There have been nearly 1,600 cases of West Nile virus reported in the U.S., so far this year. Forty-four cases of the mosquito-borne illness have been here in Minnesota.
But research in our region could lead to a breakthrough in treatment of the disease. A small Grand Forks biotech company is preparing for human trials of West Nile antibodies produced by geese.
In the summer of 2002, a new disease decimated the goose flocks at Schiltz Farms in South Dakota, a business billed as the largest goose farm in North America.
"The geese were coming out, staggering around, falling down and then later dying. And we lost in a two-week period of time, approximately 34,000 geese," said Richard Glynn, who was the farm's business manager when West Nile hit.
Glynn says geese that survived West Nile were strongly resistant to it. Schiltz farms worked with veterinarians to collect antibodies from the blood of survivors.
"We took those antibodies and treated our geese with them in 2004 and our death loss basically went down from 34,000 geese to 1,000 to 2,000," Glynn said.
That discovery saved the goose farm. It also piqued Glynn's curiosity about the science behind the discovery. Today, he heads the biotech company, Avianax.
HARVESTING EGG ANTIBODIES
At the Avianax lab on the University of North Dakota campus in Grand Forks, technician Travis Alvine carefully cracks open a goose egg. After opening the egg shell, Alvine uses a suction tool to remove the egg white.
"All the antibodies that we're interested in getting are in the egg yolk," Alvine said.
This is the first step in a complex, patented process to purify the antibodies from the goose egg.
It turns out geese are very efficient at producing antibodies after they've been given an inactive virus. And a quirk of goose biology means mammals don't see those goose antibodies as a threat. That's because the goose antibodies only attach to the target virus.
Collaborating on the research, Dr. David Bradley, who is head of the Department of Microbiology and Immunology at UND, says the unique structure makes goose antibodies safer than antibodies produced by most animals.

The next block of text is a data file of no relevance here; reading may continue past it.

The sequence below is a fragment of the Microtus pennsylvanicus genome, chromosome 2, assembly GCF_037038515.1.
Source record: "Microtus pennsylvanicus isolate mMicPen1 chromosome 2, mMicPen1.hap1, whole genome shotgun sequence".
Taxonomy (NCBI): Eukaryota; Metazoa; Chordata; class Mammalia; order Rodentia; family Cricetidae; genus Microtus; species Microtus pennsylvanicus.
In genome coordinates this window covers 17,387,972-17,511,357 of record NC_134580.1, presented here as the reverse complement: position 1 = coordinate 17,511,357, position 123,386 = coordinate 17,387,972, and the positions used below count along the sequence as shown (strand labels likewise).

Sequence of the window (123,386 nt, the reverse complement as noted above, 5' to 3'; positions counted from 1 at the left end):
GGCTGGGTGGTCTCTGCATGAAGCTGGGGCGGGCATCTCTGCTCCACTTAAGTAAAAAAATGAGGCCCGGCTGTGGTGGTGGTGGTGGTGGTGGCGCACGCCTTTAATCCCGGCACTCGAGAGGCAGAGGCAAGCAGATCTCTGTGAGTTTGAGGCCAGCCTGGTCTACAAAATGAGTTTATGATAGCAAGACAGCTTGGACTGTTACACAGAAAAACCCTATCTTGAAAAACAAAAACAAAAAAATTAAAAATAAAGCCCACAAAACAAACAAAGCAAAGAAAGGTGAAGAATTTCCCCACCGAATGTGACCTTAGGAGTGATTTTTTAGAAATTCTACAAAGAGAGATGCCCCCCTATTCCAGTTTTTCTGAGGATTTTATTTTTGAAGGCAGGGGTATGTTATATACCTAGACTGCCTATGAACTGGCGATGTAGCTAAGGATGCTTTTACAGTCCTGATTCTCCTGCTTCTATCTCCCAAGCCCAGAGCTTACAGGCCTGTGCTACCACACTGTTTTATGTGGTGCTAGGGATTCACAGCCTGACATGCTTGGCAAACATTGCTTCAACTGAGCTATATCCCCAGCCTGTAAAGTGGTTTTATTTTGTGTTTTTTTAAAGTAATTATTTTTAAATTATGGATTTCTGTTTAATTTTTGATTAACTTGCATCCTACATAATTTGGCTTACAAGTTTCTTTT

"They don't generate the same kind of immune response. They don't cause inflammation like mammalian antibodies would. They simply bind and coat whatever they're after in such a way that it's then simply sloughed off or cleared out of the body naturally without triggering inflammation." Bradley said.
Inflammatory response is a problem when using antibodies from animals. The antibody will kill the target virus, but the body also attempts to fight off the antibody, which can lead to severe complications, according to Bradley.
HUMAN TRIALS NEXT STEP
In studies with hamsters done at research universities in Iowa and Colorado, the goose antibody both prevented West Nile infection and cured infected animals.
But it's not a permanent vaccine.
Of course, animal studies are a long way from treatment for humans, but the results are very encouraging, says Dr. Greg Poland, director of the Mayo Clinic Vaccine Research group . Poland is also a paid consultant to Avianax.
Poland said the goose antibodies clearly wiped out the West Nile virus in hamsters without negative side effects.
"That's a big hint. Enough of a hint to tell you this is worth investing money in and starting small clinical trials. And that's the next step that needs to happen," Poland said.
Avianax researchers anticipate human trials within a couple of years, but they are already moving on to other viral diseases. Bradley says they have tested a variety of diseases; Dengue fever, malaria, rabies, and some viruses so dangerous they can only use its DNA.
"So far, the geese have produced antibodies to almost everything we've tried. So I've been repeatedly surprised," Bradley said.
"So I mean, it's a great platform, a great incubator to create antibodies for virtually anything."
What's the potential for goose antibodies to save human lives?
Poland says the research could lead to treatments for diseases that are now untreatable, like West Nile. It also has potential as a rapid response to a viral pandemic, he said.
"Looking out even further, might this be a technology where we're not producing antibody, but vaccine," Poland said. "Looking even further out, might we be able to harness this technology in developing antibodies that could attack and kill cancer cells."
Poland says this could turn out to be a very significant discovery, found not by scientists, but a farmer trying to save his livelihood.
Officials at Avianax say they are awaiting the results of final animal testing but expect to soon begin the process of asking the government to allow human trials with the West Nile goose antibody.